Four Tips for Managing Multiple Matters in the Age of the Pandemic

managing multiple matters

Four Tips for Managing Multiple Matters in the Age of the Pandemic
Written by Doug Austin, Editor of eDiscovery Today

Unless you’ve been living under a rock, you’ve probably heard that we’re seeing more litigation as a result of the pandemic and the resulting economic crisis – in some cases, a lot more.  According to the law firm Fisher Phillips (reported here), of the 283 COVID-19 workplace suits filed in federal and state courts through June 30, 122 or 43% were filed in June, marking a 30% increase from the 94 cases filed in May and 103% from the 60 in April. Class action lawsuits are also rising, with 41 filed against employers since the pandemic began.  And, that’s just one area of litigation.

One notably growing web conference company has had no less than five class action suits filed against – all this year.  Even the New York Times is reporting expected growth in lawsuits.  Not to mention, growth in investments into lawsuits, but that’s a story for another day (actually that day was June 29 when I wrote about it then).  Anyway, it’s more likely than ever that your organization has multiple litigation matters to manage.  With that in mind, here are four tips for managing multiple matters during the pandemic:

Get Your IG House in Order: If you’ve been reading my Ipro column the past six weeks, I’ve discussed the needs, responsibilities and recommendations for each of the five stakeholder groups of the Information Governance Reference Model (IGRM), so whether you’re Legal, Records and information management (RIM) , Information Technology (IT), Privacy & Security or Business stakeholders, you need to do what you can to help the organization address its information governance challenges.  That includes data mapping and addressing the 5 W’s” of organization data maps to understand where you’re data is located.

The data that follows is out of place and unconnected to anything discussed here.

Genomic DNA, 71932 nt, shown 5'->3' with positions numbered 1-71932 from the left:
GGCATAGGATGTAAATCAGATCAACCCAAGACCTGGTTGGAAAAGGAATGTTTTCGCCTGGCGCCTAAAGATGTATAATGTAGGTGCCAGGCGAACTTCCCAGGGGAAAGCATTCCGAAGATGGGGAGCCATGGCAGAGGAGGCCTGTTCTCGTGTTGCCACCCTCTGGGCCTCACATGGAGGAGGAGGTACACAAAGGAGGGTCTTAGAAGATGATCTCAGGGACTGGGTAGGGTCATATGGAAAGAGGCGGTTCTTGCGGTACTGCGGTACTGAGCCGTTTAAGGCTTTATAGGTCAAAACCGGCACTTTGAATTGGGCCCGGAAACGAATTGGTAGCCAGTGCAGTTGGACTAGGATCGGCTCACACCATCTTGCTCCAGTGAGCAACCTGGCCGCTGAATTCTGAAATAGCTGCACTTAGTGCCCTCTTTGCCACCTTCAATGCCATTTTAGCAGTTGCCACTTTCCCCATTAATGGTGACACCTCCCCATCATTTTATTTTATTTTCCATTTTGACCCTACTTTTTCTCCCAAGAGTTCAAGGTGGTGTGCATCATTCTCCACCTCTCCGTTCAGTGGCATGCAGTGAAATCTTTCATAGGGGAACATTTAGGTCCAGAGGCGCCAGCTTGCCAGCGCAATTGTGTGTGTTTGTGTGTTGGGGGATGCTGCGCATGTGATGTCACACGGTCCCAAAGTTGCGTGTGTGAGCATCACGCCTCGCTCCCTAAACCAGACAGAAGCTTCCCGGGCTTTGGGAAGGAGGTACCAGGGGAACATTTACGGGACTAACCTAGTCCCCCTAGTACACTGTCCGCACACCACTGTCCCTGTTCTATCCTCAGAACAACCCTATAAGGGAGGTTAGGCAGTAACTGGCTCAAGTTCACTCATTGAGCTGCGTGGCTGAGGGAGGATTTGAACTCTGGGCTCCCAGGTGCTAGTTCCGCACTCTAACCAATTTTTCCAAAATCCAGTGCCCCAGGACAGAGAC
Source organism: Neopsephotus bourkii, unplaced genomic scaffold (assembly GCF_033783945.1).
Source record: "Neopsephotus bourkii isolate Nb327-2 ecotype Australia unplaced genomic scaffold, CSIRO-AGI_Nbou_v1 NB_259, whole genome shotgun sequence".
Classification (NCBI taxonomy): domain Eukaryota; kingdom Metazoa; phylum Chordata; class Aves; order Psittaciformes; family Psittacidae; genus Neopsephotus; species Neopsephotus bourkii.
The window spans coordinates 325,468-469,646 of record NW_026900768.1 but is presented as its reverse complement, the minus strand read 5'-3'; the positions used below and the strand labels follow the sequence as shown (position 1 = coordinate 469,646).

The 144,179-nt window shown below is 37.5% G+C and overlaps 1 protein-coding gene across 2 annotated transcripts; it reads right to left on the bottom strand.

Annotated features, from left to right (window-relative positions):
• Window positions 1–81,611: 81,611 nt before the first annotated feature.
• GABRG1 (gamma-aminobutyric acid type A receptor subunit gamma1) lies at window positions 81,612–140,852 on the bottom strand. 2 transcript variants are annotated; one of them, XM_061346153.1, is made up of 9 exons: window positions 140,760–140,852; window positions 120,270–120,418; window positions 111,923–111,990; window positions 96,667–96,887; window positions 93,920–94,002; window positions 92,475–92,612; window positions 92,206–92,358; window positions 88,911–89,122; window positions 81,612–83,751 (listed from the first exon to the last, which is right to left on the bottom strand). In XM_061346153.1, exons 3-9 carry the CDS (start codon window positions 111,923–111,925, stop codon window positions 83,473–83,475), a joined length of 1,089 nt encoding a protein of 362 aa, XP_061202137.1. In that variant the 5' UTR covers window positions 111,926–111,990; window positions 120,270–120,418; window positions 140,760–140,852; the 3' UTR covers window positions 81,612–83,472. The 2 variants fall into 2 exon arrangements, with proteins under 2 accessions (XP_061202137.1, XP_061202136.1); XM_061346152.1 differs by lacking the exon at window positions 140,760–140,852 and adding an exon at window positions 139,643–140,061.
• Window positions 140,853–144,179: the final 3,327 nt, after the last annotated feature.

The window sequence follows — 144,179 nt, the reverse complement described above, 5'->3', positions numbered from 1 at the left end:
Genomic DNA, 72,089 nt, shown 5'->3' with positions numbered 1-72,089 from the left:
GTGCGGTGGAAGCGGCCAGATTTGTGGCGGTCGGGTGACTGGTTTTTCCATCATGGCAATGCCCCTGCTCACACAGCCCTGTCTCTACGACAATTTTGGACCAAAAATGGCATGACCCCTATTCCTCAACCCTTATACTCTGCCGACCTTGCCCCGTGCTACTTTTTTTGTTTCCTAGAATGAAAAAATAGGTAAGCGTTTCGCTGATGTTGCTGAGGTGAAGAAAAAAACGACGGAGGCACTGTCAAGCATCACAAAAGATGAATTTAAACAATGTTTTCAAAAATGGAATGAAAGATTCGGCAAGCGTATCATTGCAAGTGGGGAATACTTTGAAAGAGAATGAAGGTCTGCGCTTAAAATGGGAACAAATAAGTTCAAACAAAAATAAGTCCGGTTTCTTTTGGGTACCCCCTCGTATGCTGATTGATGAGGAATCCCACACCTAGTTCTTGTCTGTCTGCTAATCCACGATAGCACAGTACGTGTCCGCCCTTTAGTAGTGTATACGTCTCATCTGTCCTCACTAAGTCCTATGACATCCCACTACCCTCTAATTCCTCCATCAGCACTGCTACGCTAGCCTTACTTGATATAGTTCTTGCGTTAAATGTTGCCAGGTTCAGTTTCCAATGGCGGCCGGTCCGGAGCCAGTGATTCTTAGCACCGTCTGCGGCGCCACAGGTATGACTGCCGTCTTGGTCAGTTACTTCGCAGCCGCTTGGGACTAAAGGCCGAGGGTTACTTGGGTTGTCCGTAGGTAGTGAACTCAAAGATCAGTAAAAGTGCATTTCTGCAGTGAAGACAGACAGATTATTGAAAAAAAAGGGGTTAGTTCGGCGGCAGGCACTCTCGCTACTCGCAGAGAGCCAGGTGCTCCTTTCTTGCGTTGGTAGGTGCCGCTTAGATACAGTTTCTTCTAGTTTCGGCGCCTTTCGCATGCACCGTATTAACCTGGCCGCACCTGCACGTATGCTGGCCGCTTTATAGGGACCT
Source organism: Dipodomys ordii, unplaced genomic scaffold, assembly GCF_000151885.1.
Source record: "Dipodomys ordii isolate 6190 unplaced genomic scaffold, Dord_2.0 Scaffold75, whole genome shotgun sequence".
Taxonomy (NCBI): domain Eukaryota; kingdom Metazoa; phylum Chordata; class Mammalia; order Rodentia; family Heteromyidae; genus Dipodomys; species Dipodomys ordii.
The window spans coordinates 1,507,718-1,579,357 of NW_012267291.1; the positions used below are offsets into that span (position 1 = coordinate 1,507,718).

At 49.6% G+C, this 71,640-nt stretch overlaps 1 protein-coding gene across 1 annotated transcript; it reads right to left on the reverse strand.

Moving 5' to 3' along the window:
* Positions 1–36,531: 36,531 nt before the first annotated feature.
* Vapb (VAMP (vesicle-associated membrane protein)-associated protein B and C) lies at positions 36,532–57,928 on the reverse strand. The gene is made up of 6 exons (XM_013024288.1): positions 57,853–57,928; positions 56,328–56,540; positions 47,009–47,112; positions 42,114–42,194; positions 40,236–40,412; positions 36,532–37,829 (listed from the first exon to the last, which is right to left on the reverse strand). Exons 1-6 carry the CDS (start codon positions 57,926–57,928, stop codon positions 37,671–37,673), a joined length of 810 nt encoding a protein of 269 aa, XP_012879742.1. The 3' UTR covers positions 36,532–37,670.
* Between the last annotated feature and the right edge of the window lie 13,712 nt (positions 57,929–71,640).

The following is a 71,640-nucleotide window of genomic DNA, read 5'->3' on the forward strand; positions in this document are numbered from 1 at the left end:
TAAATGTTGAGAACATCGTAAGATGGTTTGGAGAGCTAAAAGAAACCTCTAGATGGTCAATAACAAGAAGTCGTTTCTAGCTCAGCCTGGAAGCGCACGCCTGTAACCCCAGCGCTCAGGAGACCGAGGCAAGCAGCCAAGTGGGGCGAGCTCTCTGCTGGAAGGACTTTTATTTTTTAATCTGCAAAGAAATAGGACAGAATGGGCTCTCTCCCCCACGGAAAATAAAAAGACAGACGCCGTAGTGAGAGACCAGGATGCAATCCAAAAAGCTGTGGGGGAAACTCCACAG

Employ Technology Earlier in the EDRM Life Cycle: Litigation is growing.  Budgets are not, as evidenced by the most recent eDiscovery Business Confidence Survey published by Rob Robinson’s Complex Discovery site, where Budget Constraints were voted on by nearly half of the respondents as the most impactful factor over the next six months (almost as much as the other five factors combined).

As a result, you need to leverage technology as much as possible to support the growing litigation burden within budgets that are manageable.  Once you have an up-to-date data map that gives you a sense of the amount of potentially discoverable data you have within your organization, consider “index-in-place” technologies that enable you to quickly identify potentially responsive data and collect that data for processing, review and (eventually) production and presentation.  Traditionally, data has moved to the technology, but it’s becoming more and more necessary for technology to move to the data – where it lives – to identify potentially responsive electronically stored information (ESI) earlier and only move that ESI forward.  The days of collecting the entire corpus for potentially responsive custodians is coming to an end.